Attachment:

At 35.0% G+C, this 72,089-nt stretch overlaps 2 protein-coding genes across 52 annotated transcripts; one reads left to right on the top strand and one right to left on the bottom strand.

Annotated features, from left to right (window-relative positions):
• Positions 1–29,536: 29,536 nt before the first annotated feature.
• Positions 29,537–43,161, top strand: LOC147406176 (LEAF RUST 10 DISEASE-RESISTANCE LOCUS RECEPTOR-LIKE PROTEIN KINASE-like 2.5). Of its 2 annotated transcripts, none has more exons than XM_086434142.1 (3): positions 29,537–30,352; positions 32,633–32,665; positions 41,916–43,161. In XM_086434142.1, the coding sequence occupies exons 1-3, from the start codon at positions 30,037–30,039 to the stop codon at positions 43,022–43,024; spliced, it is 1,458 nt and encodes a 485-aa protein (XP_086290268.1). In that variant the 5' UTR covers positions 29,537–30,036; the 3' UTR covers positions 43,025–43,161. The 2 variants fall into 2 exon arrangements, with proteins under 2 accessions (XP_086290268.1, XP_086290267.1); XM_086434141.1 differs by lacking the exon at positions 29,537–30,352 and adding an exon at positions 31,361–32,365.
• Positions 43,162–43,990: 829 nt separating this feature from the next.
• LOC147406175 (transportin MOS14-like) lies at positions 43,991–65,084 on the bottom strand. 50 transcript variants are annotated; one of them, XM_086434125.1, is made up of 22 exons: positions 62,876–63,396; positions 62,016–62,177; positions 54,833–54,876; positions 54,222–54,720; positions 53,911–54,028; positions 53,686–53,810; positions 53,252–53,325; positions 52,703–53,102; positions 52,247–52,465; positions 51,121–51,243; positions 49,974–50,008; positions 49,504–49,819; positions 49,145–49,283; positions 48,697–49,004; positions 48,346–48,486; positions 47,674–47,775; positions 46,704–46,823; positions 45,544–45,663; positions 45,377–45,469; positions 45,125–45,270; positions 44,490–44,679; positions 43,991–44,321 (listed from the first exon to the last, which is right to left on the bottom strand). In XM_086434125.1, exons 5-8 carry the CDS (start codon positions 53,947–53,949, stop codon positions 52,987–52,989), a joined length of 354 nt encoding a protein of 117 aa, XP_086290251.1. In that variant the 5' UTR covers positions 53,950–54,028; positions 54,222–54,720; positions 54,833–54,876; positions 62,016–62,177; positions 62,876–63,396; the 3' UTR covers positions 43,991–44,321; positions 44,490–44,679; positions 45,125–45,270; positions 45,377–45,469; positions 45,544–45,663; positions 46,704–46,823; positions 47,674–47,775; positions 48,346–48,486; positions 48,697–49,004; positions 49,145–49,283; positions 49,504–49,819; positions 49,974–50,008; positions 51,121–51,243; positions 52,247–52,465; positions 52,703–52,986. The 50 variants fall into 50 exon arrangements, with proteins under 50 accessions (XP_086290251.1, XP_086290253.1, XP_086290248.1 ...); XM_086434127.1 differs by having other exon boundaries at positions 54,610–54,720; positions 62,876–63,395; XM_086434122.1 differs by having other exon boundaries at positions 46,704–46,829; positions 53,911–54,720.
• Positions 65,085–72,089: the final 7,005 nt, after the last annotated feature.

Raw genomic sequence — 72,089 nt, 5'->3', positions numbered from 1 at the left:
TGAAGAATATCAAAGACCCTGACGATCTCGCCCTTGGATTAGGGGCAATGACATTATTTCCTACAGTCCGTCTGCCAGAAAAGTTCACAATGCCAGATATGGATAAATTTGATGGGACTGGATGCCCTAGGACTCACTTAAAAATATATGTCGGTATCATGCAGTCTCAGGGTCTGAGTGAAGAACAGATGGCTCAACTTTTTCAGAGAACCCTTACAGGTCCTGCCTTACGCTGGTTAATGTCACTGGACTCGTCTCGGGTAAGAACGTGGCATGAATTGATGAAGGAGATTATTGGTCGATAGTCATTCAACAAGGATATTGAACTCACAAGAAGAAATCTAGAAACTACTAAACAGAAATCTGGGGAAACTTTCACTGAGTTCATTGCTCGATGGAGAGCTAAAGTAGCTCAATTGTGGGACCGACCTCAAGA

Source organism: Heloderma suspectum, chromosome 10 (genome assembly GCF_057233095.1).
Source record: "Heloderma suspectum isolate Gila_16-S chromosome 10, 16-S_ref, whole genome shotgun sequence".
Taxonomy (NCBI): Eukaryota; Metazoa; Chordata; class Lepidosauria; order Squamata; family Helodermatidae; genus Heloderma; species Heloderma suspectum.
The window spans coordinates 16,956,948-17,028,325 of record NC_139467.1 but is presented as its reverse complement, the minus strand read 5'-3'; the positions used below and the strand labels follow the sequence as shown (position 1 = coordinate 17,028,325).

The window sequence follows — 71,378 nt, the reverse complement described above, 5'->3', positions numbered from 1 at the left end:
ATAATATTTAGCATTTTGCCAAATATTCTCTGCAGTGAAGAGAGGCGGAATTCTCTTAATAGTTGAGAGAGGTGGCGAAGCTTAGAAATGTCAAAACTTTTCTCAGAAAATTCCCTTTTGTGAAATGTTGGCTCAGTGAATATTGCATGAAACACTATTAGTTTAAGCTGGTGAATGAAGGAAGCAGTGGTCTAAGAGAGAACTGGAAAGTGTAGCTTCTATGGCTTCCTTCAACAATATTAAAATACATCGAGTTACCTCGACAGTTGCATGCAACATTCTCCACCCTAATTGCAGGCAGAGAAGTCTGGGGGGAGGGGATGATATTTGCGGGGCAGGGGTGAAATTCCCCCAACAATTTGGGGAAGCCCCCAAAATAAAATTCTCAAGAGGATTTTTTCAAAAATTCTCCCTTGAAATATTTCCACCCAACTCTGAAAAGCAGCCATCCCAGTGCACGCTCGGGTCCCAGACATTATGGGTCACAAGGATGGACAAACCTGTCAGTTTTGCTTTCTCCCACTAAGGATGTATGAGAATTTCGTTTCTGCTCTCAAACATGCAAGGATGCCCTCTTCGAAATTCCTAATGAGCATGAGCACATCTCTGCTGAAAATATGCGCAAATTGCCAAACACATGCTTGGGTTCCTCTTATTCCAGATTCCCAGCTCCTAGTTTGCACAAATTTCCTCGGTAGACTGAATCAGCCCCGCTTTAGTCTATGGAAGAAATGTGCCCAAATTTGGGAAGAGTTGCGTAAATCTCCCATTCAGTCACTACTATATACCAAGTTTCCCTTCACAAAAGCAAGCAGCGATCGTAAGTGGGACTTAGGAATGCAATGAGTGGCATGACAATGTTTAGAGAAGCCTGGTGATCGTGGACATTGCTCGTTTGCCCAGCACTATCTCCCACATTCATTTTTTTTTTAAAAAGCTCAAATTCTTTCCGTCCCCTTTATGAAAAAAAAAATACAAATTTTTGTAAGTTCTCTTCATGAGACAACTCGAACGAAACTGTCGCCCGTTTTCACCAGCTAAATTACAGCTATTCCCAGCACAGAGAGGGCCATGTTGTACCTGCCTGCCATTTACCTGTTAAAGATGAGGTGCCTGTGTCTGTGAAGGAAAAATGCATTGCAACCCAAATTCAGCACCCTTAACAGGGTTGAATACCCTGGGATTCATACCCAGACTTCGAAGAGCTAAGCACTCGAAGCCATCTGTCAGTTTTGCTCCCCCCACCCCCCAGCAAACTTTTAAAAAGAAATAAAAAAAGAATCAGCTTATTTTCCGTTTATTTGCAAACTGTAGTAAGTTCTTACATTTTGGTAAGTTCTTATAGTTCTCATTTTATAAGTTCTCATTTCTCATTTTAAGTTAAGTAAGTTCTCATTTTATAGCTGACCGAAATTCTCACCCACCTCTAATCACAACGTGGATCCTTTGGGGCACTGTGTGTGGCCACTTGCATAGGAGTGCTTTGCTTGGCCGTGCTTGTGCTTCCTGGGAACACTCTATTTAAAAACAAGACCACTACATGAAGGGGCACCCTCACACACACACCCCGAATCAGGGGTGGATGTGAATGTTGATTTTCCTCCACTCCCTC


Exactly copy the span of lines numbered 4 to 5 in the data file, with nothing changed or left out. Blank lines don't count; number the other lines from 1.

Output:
• Positions 29,537–43,161, top strand: LOC147406176 (LEAF RUST 10 DISEASE-RESISTANCE LOCUS RECEPTOR-LIKE PROTEIN KINASE-like 2.5). Of its 2 annotated transcripts, none has more exons than XM_086434142.1 (3): positions 29,537–30,352; positions 32,633–32,665; positions 41,916–43,161. In XM_086434142.1, the coding sequence occupies exons 1-3, from the start codon at positions 30,037–30,039 to the stop codon at positions 43,022–43,024; spliced, it is 1,458 nt and encodes a 485-aa protein (XP_086290268.1). In that variant the 5' UTR covers positions 29,537–30,036; the 3' UTR covers positions 43,025–43,161. The 2 variants fall into 2 exon arrangements, with proteins under 2 accessions (XP_086290268.1, XP_086290267.1); XM_086434141.1 differs by lacking the exon at positions 29,537–30,352 and adding an exon at positions 31,361–32,365.
• Positions 43,162–43,990: 829 nt separating this feature from the next.